Miriam Kraemer with her horse, Barefoot Bluejeans.

Miriam Kraemer has crammed a lot of living into 27 years but she seems to have finally found the life she wants to lead.

A horse lover since the time she opened her eyes, the 2011 Bordentown Regional High School graduate has become a harness racing trainer for the United States Trotting Association and, in late September, earned her first two professional training victories at Freehold Raceway.

“It’s going for me now,” Kraemer said. “I’m trying to get all the loose ends together. I own half of two horses and would like to buy one or two more if possible. I don’t have a bank load of money, but we’re getting there.”

How she got there is a story of tenaciousness, perseverance and good ol’ fashion hard work.

In harness racing, a strong race is referred to as a “good trip.” Kraemer’s quest can safely be termed an interesting trip, but also a good one the way it has worked out.

She was born in Sweden to parents Dave and Malin Kraemer, who were both in the harness racing business. They moved to the U.S. when Miriam was 2 and set up shop at The Meadowlands, which is the U.S. mecca for the sport. The Kraemers didn’t just work there, they lived there.

That’s where it gets interesting.

“I was smuggled into a tack room at the Meadowlands for a couple years,” Kraemer said. “My parents were stabled right at the track. I had me a daytime babysitter and everything.”

The catch was, infants were not actually allowed to live in a tack room, and yet, Malin noted, “we had two — a living room and a kitchen.” The parents were tipped off about room checks in time to hide Miriam’s toys and keep her concealed.

After two years, the family moved to Hedding and worked on Magical Acres Farm, where Kraemer took great joy in riding a tractor around the track for hours.

It was on to Bordentown at age 5. Miriam attended Peter Muschal Elementary School until second grade and finished out elementary school at Clara Barton. She attended MacFarland middle school in 7th grade, moved to Southampton for a year, then returned to Bordentown in time for ninth grade.

In a hurry to finish schooling, Kraemer replaced lunch period and study hall with classwork so she could graduate in January of her senior year.

“I was rushing out of there, but I kind of regret it now,” she said with a laugh.

Miriam did not play sports at BRHS, but would help Malin out at her stables. She would bring her friends to her mom’s barn to see the horses.

“They all loved it,” she said. “They all had their favorite horses.”

So did Miriam, but following her parents into the business wasn’t on the radar just yet. So she did what a lot of young kids do—made some money working what she called “some normal jobs” while figuring things out.

“I worked at the Chesterfield General Store for over two years,” Kraemer said. “I worked the deli and did barn work in the morning. I met a lot of awesome people working there. My favorite customer was Russ. He was an older man, maybe in his mid-80s, but he come in like a spring chicken and would dance around if the right tune was on. He always made me smile.”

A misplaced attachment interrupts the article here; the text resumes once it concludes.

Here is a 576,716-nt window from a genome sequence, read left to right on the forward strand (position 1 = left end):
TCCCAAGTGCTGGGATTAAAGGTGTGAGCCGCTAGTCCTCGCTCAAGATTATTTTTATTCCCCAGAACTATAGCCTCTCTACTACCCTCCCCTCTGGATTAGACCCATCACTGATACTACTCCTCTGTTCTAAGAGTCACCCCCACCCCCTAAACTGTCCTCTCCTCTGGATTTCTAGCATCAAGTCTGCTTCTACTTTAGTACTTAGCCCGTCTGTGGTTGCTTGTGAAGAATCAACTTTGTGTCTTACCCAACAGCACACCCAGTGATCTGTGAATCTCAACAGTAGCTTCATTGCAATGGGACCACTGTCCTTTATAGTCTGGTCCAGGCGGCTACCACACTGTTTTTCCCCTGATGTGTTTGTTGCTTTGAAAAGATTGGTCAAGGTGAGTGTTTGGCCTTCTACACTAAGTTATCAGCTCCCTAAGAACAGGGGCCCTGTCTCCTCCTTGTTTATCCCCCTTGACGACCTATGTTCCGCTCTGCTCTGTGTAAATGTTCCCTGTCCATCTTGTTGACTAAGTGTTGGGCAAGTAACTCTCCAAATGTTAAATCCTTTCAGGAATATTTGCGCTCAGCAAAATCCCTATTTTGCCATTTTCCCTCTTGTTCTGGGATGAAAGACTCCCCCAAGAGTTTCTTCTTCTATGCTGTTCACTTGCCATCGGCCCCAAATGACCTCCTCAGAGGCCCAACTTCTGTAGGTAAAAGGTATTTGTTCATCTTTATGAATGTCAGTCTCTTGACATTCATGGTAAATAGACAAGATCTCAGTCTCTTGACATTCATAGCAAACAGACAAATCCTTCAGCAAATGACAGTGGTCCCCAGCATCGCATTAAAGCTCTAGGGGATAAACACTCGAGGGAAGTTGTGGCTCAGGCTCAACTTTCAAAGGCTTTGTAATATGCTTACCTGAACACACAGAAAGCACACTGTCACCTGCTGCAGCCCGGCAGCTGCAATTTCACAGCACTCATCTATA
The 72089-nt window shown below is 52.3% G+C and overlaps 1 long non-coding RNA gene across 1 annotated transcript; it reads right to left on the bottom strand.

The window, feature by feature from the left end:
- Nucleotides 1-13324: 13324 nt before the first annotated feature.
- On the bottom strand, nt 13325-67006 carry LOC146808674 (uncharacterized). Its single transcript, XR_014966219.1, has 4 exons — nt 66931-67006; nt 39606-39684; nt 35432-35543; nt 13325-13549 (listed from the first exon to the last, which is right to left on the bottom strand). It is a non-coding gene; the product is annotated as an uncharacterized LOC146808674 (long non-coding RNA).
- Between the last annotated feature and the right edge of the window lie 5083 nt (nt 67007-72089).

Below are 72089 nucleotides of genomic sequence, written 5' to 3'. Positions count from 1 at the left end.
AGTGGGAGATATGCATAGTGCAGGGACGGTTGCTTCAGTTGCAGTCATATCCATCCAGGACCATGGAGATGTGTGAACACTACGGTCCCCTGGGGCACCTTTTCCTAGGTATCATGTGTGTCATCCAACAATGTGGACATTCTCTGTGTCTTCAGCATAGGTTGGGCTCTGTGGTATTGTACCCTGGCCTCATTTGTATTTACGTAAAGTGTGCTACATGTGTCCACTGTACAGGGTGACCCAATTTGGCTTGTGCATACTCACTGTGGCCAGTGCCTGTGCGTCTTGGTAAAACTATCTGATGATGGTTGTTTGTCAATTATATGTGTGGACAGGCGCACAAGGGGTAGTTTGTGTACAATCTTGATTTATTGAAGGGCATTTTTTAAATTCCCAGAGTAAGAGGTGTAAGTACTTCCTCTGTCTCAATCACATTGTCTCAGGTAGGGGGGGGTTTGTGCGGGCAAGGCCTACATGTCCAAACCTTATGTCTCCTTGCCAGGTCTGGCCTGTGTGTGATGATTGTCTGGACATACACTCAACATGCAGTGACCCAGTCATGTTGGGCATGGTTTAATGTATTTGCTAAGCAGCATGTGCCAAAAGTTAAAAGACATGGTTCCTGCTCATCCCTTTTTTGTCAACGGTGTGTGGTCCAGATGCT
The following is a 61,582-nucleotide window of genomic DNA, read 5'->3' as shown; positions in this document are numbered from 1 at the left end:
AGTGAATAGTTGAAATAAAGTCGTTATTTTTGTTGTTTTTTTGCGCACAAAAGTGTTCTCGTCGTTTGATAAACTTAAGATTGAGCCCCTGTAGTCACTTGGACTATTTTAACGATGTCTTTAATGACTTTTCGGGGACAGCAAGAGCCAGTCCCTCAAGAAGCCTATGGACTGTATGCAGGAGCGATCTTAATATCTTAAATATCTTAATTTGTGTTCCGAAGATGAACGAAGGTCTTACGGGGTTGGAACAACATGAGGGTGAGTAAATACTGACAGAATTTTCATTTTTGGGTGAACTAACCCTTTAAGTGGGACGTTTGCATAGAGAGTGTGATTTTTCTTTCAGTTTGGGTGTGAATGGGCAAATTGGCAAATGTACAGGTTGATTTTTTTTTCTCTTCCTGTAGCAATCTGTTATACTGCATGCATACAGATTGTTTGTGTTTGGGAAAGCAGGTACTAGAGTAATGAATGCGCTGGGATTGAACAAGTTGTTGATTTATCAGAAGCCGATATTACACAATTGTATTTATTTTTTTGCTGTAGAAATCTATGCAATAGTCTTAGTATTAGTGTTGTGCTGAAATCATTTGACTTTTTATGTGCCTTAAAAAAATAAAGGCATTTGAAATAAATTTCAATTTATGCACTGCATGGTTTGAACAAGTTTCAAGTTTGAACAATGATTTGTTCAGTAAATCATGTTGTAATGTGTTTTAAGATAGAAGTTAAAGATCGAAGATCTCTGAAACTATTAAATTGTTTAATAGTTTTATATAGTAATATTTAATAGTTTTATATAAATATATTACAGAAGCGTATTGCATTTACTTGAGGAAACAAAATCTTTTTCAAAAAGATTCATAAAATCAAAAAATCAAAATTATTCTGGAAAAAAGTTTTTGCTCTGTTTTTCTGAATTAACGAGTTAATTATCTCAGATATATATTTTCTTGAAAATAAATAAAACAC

From there she worked the graveyard shift stocking shelves at a Five Below, which “was not for me at all.” That was followed by a stint at Shaun Neiderman’s Bordentown Auto Service.

“I actually learned some handy things working there,” Kraemer said. “They helped me, and I helped them work on my Durango.”

But working the pits at the Indianapolis 500 was not really a career goal and Kraemer eventually decided to go with what she loved. She hooked up with successful trainer Abe Stoltzfus and traveled around New York helping him with five sire-staked horses. When Stoltzfus went to Florida, Kraemer worked some nearby paddocks while dabbling in more odd jobs.

By then she had met trainer Trish Coyle, who talked Miriam into working for her boss, Nick Surick. That lasted from August to November in 2015.

“I just needed a mental break, so I left,” Kraemer said. “He is a good guy but like everyone, he has his moments and I had mine. We bumped heads a few times and I figured time apart was best for everyone. We still talk and are currently partners on a horse.”

In 2017, wanting to “get away from some issues in my life” Miriam moved to western New York, where she tried more normal jobs. “But I was itching for horses,” she said. Thus, she drove three hours round-trip three days per week to work in catch paddocks.

While there, Kraemer met Buffalo native Dave Weston at a track and the two began dating. Weston suffered a broken wrist and was unable to work, so the couple returned to New Jersey “where I knew we could make money until he healed up.” Since then, Weston has been Kraemer’s top supporter.

The next stop was breaking baby horses for trainers Taylor Gower and James Craparotta, who were so impressed by Miriam they said if she could get a horse of her own they would help her out with the training. By then she had met standardbred owner Andrew Shetler—who owns a construction company and some oil rigs—on Facebook, and he sent her a 3-year-old trotter, Havree Degrace.

Things did not go well with the horse, who “had some issues.” But Kraemer had done enough good things that Shetler urged her to get her training license and make a go of it.

“I’ve been kind of been following her the last five years and the trainers she worked for,” Shetler said. “It seemed like wherever she went, that’s where the horses went and that’s where they win. She has great dedication. Most of all she’s willing to listen. She’s a trainer who’s willing to put her hands on the horses to work with them and try to help them.